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Dramatic Declines In Wild Salmon Populations Linked To Exposure To Farmed Salmon

Date:
February 13, 2008
Source:
PLoS Biology
Summary:
Comparing the survival of wild salmonid populations in areas near salmon farms with unexposed populations reveals a large reduction in survival in the populations reared near salmon farms. This study shows evidence on a global scale illustrating systematic declines in wild salmon populations that come into contact with farmed salmon.

A global survey of wild salmon and trout populations reveals substantially reduced survival among those populations that migrate past salmon farms as juveniles on their way to the ocean.
Credit: United States Fish and Wildlife Service

Comparing the survival of wild salmonid populations in areas near salmon farms with unexposed populations reveals a large reduction in survival in the populations reared near salmon farms. Since the late 1970s, salmon aquaculture has grown into a global industry, producing over 1 million tons of salmon per year. However, this solution to globally declining fish stocks has come under increasing fire. In a new study Jennifer Ford and Ransom Myers provide the first evidence on a global scale illustrating systematic declines in wild salmon populations that come into contact with farmed salmon.

Previous studies have clearly shown that escaped farm salmon breed with wild populations to the detriment of the wild stocks, and that diseases and parasites are passed from farm to wild salmon. However, until now, there has been no assessment of the importance of these impacts at the population level and across the globe. Here, Ford & Myers compared the survival of salmon and trout that swim past salmon farms to the survival of those fish that never pass a salmon farm.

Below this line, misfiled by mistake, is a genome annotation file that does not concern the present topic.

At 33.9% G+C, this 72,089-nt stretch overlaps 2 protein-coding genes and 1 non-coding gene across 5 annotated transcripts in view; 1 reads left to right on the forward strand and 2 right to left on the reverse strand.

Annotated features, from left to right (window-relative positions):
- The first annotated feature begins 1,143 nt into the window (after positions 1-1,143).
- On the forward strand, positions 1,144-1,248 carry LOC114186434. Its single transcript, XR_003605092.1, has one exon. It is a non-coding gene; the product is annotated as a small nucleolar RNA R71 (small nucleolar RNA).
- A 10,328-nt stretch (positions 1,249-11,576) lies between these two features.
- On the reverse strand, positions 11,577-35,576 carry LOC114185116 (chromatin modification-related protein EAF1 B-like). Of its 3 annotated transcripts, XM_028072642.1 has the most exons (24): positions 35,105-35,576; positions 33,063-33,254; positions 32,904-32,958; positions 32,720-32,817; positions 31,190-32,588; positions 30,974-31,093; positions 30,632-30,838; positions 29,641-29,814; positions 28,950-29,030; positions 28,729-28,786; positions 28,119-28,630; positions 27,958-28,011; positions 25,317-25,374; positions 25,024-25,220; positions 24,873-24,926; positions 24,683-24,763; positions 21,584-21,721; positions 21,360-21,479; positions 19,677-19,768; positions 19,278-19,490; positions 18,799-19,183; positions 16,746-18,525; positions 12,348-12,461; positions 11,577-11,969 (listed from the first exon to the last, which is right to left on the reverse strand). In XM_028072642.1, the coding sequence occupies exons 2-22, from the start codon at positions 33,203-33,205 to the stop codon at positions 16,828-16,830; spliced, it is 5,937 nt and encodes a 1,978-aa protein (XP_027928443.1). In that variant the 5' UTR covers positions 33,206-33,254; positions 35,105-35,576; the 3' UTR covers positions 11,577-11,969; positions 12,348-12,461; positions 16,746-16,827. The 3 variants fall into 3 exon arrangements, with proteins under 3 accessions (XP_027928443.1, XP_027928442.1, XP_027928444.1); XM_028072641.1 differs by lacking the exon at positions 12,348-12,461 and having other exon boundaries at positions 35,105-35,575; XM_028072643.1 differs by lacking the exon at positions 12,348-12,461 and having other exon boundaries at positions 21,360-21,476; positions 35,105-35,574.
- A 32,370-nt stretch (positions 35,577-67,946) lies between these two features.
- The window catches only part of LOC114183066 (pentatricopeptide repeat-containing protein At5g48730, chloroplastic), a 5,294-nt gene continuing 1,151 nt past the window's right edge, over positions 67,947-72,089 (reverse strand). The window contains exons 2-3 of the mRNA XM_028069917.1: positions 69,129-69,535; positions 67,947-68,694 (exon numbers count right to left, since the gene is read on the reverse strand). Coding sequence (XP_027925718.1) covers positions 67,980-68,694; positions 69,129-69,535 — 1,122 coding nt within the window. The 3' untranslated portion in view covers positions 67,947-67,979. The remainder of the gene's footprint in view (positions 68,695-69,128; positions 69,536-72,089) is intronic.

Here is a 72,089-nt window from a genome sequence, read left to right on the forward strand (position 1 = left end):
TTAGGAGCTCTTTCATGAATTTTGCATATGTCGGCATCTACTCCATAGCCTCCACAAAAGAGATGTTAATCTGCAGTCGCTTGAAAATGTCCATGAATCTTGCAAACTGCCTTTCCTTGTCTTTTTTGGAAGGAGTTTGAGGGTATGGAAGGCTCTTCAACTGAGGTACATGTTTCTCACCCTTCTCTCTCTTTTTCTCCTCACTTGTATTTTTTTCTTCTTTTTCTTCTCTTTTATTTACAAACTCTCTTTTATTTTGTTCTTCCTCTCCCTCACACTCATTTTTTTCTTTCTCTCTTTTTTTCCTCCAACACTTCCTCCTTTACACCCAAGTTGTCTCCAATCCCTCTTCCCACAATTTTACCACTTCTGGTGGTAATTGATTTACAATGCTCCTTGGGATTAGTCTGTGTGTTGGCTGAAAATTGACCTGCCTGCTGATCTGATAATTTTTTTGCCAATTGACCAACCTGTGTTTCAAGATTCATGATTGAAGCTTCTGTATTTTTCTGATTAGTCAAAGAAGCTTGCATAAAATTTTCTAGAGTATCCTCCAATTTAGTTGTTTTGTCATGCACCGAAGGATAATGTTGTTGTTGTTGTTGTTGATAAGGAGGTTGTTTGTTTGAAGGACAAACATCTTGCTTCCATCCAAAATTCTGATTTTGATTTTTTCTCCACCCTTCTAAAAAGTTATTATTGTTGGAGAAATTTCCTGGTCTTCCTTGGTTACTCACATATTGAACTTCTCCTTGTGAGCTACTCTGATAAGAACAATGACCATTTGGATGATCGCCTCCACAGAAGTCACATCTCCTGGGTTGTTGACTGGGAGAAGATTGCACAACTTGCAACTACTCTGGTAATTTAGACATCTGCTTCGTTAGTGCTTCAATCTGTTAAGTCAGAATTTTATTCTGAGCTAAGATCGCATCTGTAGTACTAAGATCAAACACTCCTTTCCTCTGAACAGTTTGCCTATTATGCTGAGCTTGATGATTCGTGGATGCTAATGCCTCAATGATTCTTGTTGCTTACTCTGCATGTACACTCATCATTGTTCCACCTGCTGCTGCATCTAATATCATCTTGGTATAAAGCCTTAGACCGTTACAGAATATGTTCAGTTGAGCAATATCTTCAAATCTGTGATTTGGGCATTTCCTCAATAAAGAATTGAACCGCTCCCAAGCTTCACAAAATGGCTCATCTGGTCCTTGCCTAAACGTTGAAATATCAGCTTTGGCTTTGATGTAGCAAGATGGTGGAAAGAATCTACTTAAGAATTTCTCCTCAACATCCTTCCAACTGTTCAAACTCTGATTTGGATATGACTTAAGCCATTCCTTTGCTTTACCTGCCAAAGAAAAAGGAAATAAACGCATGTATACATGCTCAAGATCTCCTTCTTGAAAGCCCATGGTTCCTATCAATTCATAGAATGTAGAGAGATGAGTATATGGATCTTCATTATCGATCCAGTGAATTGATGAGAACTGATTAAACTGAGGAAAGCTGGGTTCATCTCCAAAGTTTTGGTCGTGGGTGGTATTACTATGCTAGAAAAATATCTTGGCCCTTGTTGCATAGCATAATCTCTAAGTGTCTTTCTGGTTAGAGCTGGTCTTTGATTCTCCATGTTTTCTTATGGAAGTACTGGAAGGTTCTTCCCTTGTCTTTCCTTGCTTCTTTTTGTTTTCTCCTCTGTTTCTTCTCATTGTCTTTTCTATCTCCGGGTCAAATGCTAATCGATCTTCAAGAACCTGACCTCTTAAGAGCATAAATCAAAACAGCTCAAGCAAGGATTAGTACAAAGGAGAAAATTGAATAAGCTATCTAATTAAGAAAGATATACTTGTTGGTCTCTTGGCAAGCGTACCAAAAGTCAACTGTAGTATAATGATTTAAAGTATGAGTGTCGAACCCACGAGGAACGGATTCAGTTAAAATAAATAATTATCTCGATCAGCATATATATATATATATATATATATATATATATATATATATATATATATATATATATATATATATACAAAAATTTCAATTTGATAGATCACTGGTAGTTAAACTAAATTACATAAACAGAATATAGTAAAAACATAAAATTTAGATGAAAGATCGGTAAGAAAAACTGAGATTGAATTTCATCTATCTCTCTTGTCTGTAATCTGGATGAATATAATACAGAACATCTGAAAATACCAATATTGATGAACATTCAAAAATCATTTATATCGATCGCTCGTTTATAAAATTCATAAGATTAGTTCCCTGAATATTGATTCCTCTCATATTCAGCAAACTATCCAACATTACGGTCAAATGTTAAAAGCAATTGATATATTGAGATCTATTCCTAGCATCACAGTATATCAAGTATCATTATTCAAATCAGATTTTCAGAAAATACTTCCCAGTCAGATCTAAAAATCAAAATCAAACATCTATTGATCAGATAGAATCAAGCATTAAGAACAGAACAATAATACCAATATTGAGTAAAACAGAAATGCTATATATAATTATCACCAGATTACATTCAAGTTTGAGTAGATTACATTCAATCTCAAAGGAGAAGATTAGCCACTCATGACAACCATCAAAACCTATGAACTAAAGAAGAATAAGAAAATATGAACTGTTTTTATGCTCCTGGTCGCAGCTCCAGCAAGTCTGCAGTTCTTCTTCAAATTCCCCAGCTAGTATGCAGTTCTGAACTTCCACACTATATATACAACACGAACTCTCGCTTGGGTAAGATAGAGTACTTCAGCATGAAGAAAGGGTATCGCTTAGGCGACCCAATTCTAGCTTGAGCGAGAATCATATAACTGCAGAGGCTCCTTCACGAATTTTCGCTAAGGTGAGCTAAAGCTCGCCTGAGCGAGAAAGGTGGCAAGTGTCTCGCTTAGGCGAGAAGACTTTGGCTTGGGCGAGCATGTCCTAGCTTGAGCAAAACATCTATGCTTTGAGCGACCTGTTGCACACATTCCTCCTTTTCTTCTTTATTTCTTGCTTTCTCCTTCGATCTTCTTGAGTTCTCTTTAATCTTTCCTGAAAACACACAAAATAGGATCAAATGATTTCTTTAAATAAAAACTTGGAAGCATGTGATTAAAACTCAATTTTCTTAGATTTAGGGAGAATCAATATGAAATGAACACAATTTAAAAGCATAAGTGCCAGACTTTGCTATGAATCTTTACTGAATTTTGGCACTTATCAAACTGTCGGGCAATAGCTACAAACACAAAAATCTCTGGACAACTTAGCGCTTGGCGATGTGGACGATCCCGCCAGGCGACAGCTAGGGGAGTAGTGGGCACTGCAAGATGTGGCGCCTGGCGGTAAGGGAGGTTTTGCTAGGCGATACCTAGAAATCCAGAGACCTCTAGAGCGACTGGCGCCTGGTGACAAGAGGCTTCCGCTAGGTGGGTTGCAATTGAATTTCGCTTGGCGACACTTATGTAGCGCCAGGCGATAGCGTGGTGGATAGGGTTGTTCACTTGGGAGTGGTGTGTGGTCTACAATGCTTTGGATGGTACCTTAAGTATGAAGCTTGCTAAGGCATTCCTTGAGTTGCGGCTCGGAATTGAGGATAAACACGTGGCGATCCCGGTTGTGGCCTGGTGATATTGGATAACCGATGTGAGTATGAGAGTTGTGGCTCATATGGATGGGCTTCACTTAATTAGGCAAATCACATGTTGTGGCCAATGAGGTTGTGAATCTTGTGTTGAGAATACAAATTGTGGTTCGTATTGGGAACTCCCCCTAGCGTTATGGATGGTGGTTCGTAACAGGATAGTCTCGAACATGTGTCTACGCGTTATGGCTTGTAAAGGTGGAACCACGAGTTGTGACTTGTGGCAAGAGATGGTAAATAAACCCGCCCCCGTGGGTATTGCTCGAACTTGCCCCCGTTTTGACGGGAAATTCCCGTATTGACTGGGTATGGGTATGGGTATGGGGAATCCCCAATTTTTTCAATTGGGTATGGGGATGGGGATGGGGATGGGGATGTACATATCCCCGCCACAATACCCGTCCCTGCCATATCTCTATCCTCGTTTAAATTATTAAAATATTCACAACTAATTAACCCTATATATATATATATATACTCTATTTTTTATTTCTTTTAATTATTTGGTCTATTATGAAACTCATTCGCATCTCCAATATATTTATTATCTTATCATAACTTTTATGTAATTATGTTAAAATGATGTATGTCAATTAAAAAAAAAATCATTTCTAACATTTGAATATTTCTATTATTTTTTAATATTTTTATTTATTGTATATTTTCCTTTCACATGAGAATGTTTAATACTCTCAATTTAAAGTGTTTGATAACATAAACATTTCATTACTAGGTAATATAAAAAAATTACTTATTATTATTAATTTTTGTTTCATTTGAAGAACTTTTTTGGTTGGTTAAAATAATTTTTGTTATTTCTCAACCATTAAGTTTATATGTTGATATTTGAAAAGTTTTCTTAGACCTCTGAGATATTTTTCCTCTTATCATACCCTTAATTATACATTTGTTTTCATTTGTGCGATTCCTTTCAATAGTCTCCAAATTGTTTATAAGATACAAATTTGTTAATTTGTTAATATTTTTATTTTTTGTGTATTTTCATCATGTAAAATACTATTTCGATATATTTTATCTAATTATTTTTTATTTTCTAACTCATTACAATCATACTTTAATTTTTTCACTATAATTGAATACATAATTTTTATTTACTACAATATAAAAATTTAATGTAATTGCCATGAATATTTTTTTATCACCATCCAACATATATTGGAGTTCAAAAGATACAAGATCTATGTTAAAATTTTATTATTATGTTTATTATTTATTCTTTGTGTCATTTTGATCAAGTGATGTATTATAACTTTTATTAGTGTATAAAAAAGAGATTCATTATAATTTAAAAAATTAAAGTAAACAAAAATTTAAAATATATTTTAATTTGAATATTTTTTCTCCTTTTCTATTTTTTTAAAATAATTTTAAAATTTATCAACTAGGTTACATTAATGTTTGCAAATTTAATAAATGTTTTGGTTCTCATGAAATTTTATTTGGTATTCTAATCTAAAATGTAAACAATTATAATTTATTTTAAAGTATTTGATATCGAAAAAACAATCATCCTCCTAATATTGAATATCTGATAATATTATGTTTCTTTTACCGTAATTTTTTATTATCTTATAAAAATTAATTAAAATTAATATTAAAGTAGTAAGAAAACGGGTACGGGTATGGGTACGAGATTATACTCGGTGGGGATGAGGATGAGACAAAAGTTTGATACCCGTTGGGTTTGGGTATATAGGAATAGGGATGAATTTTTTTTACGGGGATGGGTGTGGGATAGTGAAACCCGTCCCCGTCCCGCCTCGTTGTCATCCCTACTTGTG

In five regions around the world, Ford and Myers find a significant decline in the survival of wild salmon populations that are exposed to salmon farms. This decline took place as farmed salmon production increased in each region. Combining these regional estimates, the authors find that wild populations suffer a reduction in survival or abundance of more than 50% when associated with farmed salmon.

These new results suggest that salmon farming could seriously compromise the persistence of the world's salmonid populations.

Citation: Ford JS, Myers RA (2008) A global assessment of salmon aquaculture impacts on wild salmonids. PLoS Biol 6(2): e33. doi:10.1371/journal.pbio.0060033


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The above story is based on materials provided by PLoS Biology. Note: Materials may be edited for content and length.


Cite This Page:

PLoS Biology. "Dramatic Declines In Wild Salmon Populations Linked To Exposure To Farmed Salmon." ScienceDaily. ScienceDaily, 13 February 2008. <www.sciencedaily.com/releases/2008/02/080212085841.htm>.
PLoS Biology. (2008, February 13). Dramatic Declines In Wild Salmon Populations Linked To Exposure To Farmed Salmon. ScienceDaily. Retrieved July 28, 2014 from www.sciencedaily.com/releases/2008/02/080212085841.htm
PLoS Biology. "Dramatic Declines In Wild Salmon Populations Linked To Exposure To Farmed Salmon." ScienceDaily. www.sciencedaily.com/releases/2008/02/080212085841.htm (accessed July 28, 2014).

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